Document Actions

You are here: Home Online Magazine teaching & learning Mechanization and dignity

Mechanization and dignity

The first continuing education course in medical ethics in Baden-Württemberg deals with ethical questions relating to the beginning, course and end of life

Freiburg, Feb 21, 2019

Medicine can do a lot today - keyword “CRISPR/Cas9”: This is the name of the gene scissors recently used by a researcher from China to genetically modify two human embryos. But are designer babies ethically justifiable or desirable? The discipline of medical ethics, still itself in an embryonic stage, is dedicated not only to questions such as these, but also to topics such as the dignity and self-determination of patients. The Thales Academy, the University of Freiburg and the Furtwangen University will be offering a new further training course starting in April 2019. Hans-Dieter Fronz spoke with Dr. Philippe Merz, head of the training program.

The Hippocratic oath is regarded as the basis for all ethical actions by physicians - but how do changes in the health care system affect their professional self-image? Photo:

Mr. Merz, what is medical ethics all about?

Philippe Merz: The classical spectrum of topics includes conflicts that arise between the patient’s will, the doctor’s self-image and family wishes, such as assisted suicide, abortion or the possibilities of reproductive medicine. Today, however, we are increasingly challenged by ethical conflicts in the distribution of funds in the health care system and in the mechanization of the healing profession.

Why are you offering a seminar on this topic right now? Has the need for medical-ethical orientation increased?

Yes, that’s what we are seeing. There are three main reasons for offering such continuing education. Firstly, our society has become more and more pluralized in terms of ideology, so that there are more and more opposing ideas about which medical interventions in life are ethically justifiable. Secondly, healthcare has become increasingly technological and, above all, digital in recent years. Big data, for example, is a huge topic here: Who is allowed to receive sensitive patient data, and what applications and business models are already possible today? The third reason is that the healthcare system has changed in such a way that the operation of clinics in particular is potentially very profitable. This has not only changed the incentive structures, but also the doctor-patient relationship and the relationship between doctors and hospital management. Doctors and nursing staff increasingly feel challenged in their professional self-image.

What goals are you trying to achieve with your program?

On the one hand, we would like to deepen the philosophical and medical-ethical expertise of the participants by illuminating the background of certain concepts that guide our daily actions in the health care system - i.e. self-determination and patient autonomy, justice, dying with dignity or “performance”, for example in view of the increasing possibilities for enhancement. On the other hand, we want to teach people methods of decision-making in ethical conflicts in everyday life. In addition, we want to enable the participants to exchange experiences across different professions in order to counteract the increasing potential for working in a bubble. This is why we deliberately target doctors, but also nurses, hospital managers, pharmacists and people from medical technology and healthcare companies.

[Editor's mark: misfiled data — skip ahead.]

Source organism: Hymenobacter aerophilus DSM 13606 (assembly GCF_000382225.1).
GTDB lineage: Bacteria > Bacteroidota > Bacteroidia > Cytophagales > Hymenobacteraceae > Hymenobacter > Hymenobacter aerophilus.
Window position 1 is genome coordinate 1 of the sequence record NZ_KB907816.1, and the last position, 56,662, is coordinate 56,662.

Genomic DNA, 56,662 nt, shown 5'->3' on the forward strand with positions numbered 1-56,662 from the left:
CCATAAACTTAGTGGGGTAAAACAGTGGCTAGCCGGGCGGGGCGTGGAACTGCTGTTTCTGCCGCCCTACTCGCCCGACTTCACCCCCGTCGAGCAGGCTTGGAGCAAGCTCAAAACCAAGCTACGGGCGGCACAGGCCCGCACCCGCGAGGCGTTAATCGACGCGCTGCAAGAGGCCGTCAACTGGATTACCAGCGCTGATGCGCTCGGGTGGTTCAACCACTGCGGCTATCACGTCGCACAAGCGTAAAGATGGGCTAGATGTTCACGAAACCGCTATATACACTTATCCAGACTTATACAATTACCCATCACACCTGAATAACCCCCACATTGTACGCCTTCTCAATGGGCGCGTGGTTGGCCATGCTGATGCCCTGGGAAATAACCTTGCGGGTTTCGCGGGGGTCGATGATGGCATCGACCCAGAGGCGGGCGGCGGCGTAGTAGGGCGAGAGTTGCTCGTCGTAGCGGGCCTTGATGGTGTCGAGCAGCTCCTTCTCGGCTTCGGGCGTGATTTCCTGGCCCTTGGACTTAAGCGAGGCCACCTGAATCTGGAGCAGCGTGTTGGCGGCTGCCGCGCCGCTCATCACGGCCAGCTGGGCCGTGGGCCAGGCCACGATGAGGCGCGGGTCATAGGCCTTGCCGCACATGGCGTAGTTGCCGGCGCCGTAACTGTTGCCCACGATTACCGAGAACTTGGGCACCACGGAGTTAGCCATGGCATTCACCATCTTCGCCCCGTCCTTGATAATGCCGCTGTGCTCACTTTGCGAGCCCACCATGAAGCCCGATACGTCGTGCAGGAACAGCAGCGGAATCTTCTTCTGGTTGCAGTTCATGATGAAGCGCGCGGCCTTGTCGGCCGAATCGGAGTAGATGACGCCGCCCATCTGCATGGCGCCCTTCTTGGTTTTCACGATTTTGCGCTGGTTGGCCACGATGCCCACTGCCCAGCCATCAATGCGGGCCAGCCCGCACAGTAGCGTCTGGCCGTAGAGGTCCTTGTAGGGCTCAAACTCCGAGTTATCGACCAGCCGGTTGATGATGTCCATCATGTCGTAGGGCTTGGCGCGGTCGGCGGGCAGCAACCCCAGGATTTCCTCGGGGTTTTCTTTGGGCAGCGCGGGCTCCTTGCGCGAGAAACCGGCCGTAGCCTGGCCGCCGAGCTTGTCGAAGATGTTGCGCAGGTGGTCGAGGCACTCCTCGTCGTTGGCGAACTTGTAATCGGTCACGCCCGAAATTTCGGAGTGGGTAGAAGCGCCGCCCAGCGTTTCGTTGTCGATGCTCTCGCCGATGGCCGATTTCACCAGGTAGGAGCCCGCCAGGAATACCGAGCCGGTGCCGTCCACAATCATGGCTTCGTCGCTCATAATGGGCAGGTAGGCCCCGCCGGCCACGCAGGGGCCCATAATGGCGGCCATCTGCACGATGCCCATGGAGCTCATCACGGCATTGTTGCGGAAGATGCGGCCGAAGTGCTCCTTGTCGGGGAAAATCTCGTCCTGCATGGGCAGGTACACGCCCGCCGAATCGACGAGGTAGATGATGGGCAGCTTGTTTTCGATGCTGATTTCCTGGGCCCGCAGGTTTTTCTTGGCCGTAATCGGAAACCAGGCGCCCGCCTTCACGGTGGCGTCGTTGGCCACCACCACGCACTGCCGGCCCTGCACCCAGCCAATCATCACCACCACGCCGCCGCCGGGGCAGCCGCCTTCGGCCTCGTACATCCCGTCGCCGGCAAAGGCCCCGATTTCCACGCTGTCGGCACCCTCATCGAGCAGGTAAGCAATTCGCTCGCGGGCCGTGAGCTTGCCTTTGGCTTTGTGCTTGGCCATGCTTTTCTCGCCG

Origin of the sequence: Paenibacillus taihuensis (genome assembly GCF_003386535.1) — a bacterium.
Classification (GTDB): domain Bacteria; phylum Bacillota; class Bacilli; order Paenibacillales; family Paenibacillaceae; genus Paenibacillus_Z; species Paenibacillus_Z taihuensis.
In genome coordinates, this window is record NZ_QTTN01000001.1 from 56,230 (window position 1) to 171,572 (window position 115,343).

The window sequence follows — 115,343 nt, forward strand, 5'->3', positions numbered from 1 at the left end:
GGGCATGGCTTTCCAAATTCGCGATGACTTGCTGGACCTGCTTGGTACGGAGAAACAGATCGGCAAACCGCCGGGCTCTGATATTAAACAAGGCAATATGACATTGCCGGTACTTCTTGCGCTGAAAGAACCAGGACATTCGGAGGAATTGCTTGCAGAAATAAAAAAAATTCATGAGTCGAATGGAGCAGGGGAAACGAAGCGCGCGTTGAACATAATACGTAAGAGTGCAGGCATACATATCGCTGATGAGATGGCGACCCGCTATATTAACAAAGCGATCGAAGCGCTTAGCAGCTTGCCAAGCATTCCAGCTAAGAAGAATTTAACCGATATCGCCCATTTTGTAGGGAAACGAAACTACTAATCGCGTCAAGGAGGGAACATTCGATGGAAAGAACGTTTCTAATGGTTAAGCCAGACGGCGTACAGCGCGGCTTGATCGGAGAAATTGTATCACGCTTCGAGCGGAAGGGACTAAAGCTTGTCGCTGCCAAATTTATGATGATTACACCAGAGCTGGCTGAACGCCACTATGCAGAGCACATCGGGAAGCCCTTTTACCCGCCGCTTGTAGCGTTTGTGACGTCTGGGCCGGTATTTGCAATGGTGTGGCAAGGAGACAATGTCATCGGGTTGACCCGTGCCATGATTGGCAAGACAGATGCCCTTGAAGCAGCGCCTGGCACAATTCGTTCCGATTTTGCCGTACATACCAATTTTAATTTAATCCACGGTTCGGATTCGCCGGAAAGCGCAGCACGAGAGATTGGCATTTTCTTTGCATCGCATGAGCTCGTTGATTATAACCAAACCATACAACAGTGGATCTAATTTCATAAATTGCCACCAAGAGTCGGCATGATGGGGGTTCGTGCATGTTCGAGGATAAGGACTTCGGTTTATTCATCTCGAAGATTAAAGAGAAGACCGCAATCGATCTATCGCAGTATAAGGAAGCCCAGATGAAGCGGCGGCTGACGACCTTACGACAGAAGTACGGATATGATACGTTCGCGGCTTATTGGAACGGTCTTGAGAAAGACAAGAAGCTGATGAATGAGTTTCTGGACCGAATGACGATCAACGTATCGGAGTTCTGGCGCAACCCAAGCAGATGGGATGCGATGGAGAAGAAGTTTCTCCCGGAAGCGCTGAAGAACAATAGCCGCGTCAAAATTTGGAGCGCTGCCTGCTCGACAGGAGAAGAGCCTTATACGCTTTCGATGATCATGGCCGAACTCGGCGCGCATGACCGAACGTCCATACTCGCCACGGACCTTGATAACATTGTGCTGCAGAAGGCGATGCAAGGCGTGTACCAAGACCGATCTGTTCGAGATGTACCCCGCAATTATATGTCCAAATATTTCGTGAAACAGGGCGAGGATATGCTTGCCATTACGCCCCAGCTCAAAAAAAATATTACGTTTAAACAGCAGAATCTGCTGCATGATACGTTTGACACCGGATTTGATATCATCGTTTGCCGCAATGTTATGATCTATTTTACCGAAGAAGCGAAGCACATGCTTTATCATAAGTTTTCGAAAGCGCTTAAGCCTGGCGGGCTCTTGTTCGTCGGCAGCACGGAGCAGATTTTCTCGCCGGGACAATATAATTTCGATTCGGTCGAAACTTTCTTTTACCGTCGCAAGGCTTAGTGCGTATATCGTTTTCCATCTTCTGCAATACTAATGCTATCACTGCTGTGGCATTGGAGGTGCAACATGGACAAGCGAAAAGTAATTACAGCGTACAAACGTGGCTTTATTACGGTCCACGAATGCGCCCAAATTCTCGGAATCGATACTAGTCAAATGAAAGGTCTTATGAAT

Philippe Merz from the Thales Academy will lead the introductory seminar on various ethical argumentation strategies. Photo: Thomas Kunz

What does the continuing education look like in concrete terms?

In the seminars, the teachers combine keynote speeches with plenary discussions, case studies and role playing. These are therefore different didactic formats, also to convey the topics in a lively, everyday way. We have been able to attract proven experts from Germany and Switzerland, some of whom are also members of the German or Swiss Ethics Council.

Which topics are addressed?

The introduction will focus on the philosophical foundations of medical ethics. The following seminars will deal with the increasing mechanization and economization, which create an uncanny dynamic. And then these basic seminars are applied to different phases of life in which concrete ethical conflicts can arise - to the beginning, the course and the end of life. The topic of the eighth and final seminar will be methods of ethical decision-making and conflict resolution.

And what is your subject?

I am leading the introductory seminar on different ethical argumentation strategies. I would like to create an awareness of the extent to which our ethical convictions shape our identity and thus also our professional self-image and our daily actions.


Starting in April 2019

The part-time further education in medical ethics is a joint offer of the Thales Academy for Economics and Philosophy, the University of Freiburg and Furtwangen University and concludes with an internationally recognized Certificate of Advanced Studies (CAS). Interested parties can register until March 1, 2019. The offer was distinguished with the Continuing Education Development Award 2017 - CEDA for short. The prize is awarded by the cooperation project “Weiter in Südbaden”. Eight universities from the Upper Rhine/Black Forest region are involved in the project, which is led by the University of Freiburg and Furtwangen University.

For more information about the continuing education program